This starts with clear objectives like net zero by 2050 or no net biodiversity loss by 2030 - setting goal posts focuses the debate on the best route forward rather than the goal posts themselves. Trusting in a set of basic facts is also useful because it puts people roughly on the same page. Climate science is the obvious example here, while there is still significant uncertainty around if we will be able to keep surface temperature warming at or below 1.5 degree Celsius, it is clear to most people that the planet is warming.

What is the biggest challenge to embedding sustainability into economies and how do we address it?

It’s simply cost. You can see this clearly in debates about the cost of reducing emissions - we know it will be expensive to replace the world’s energy system or switch every gas guzzler with an EV. Think about all the new supply chains that come with that. The bill is going to be very big.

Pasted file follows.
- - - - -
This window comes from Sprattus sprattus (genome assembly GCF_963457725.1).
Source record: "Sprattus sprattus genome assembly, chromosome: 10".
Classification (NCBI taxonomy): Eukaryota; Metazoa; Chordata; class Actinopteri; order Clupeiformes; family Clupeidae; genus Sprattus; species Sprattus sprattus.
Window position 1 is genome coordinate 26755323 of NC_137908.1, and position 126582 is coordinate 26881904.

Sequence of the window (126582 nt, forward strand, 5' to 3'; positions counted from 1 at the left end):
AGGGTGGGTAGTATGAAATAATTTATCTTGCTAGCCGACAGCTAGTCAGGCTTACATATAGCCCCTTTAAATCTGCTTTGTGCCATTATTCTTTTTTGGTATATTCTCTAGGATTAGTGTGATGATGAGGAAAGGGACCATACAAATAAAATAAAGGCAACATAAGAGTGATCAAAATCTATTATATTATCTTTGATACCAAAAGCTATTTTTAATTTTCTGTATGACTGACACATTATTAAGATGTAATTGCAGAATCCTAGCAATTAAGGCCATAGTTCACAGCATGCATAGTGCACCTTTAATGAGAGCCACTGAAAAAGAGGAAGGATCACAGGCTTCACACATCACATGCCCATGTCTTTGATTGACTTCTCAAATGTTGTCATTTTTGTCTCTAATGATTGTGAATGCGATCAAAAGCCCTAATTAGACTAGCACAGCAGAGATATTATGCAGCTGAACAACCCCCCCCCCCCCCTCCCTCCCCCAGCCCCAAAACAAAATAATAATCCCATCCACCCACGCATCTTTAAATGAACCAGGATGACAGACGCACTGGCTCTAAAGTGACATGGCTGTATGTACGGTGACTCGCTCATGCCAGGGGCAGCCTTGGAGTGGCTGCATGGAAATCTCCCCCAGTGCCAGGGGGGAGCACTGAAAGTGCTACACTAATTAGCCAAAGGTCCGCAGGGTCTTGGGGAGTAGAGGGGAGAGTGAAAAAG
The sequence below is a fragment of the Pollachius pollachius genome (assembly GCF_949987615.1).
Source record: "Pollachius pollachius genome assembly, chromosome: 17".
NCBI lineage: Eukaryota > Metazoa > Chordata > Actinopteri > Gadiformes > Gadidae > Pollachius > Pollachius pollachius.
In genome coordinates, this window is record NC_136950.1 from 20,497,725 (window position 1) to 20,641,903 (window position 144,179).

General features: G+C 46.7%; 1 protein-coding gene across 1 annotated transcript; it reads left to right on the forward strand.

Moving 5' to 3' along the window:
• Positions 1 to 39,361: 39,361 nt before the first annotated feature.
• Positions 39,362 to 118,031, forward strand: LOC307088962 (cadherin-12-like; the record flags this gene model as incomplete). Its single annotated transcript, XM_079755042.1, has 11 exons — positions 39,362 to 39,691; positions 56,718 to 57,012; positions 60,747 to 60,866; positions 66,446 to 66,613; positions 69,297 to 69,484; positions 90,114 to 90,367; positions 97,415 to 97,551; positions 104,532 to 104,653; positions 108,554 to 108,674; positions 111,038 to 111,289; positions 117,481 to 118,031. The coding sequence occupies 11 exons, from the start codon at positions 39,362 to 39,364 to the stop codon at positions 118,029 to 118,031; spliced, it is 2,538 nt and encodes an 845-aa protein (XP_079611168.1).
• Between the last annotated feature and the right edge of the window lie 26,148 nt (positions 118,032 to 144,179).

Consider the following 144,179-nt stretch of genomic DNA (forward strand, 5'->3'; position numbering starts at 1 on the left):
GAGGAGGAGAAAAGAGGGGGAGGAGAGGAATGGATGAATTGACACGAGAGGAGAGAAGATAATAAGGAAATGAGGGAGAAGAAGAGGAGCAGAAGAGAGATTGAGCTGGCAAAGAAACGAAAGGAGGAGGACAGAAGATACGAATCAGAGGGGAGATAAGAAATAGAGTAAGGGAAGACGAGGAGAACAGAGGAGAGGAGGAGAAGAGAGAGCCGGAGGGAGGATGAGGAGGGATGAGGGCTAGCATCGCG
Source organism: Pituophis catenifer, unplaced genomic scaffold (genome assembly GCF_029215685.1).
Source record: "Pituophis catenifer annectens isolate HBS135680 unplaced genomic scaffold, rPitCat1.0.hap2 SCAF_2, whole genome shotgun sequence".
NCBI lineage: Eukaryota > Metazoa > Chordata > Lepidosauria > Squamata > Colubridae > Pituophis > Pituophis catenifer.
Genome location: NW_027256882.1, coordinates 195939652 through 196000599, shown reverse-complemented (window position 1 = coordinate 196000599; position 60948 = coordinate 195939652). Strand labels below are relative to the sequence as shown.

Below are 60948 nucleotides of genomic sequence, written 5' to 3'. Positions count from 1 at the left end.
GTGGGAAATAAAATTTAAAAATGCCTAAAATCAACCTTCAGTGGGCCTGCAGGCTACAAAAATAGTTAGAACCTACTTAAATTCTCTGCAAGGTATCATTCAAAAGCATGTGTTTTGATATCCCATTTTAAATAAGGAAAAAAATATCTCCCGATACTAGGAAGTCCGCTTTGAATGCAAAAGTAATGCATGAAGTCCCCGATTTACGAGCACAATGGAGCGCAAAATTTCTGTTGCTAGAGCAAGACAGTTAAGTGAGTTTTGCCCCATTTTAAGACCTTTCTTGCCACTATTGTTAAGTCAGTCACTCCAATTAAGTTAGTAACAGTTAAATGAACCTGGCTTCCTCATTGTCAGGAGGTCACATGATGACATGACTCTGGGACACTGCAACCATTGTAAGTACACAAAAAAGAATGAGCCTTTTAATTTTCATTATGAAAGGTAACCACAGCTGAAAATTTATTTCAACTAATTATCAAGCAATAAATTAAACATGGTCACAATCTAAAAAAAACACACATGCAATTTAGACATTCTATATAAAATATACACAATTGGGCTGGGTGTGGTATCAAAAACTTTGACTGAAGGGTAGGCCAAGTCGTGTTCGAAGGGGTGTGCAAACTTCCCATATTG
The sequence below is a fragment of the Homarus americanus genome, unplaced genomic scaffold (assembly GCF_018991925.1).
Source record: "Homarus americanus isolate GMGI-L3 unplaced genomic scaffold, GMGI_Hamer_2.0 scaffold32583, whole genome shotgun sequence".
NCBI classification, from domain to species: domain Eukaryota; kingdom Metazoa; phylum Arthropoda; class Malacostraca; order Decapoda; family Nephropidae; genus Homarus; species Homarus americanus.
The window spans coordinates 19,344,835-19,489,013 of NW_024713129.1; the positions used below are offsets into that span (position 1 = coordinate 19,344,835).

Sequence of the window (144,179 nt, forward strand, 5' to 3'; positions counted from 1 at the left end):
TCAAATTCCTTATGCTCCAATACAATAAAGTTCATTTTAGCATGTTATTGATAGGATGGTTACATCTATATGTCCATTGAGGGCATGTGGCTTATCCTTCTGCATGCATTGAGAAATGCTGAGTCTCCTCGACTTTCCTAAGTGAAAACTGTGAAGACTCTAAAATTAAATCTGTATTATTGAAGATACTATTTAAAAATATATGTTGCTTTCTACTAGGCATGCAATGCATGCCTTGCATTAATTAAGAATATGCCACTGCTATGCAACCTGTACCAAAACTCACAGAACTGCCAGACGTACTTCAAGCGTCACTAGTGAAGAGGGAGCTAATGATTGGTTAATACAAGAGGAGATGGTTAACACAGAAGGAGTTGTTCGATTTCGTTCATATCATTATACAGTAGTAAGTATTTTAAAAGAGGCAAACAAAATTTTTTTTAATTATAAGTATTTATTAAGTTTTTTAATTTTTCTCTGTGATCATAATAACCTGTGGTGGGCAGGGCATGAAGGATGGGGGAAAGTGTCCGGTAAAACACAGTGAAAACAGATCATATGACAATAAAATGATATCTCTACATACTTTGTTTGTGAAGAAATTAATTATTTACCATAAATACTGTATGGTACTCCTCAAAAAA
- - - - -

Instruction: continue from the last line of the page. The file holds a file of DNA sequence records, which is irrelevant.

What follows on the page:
But often these criticisms pay no attention to the cost of inaction. We know it will be big, possibly up to USD 275 trillion but the exact amount is much more uncertain than the bill for change. The key message is that a world with significant warming has potentially unlimited downside. We can see some evidence in recent weather; if you make the current weather the norm and throw in feedback loops which could make it worse, it’s clearly worth paying the cost to avoid runaway climate change.

Another side of this challenge is knowing how to value things. I see this as more of a challenge for the environment and biodiversity. People have subjective attachments to nature which means often they speak past each other.

This is why lenses like natural capital accounting are so important. I believe they offer ways to translate between subjective attachments and let people or organizations approach sustainability in a more objective way.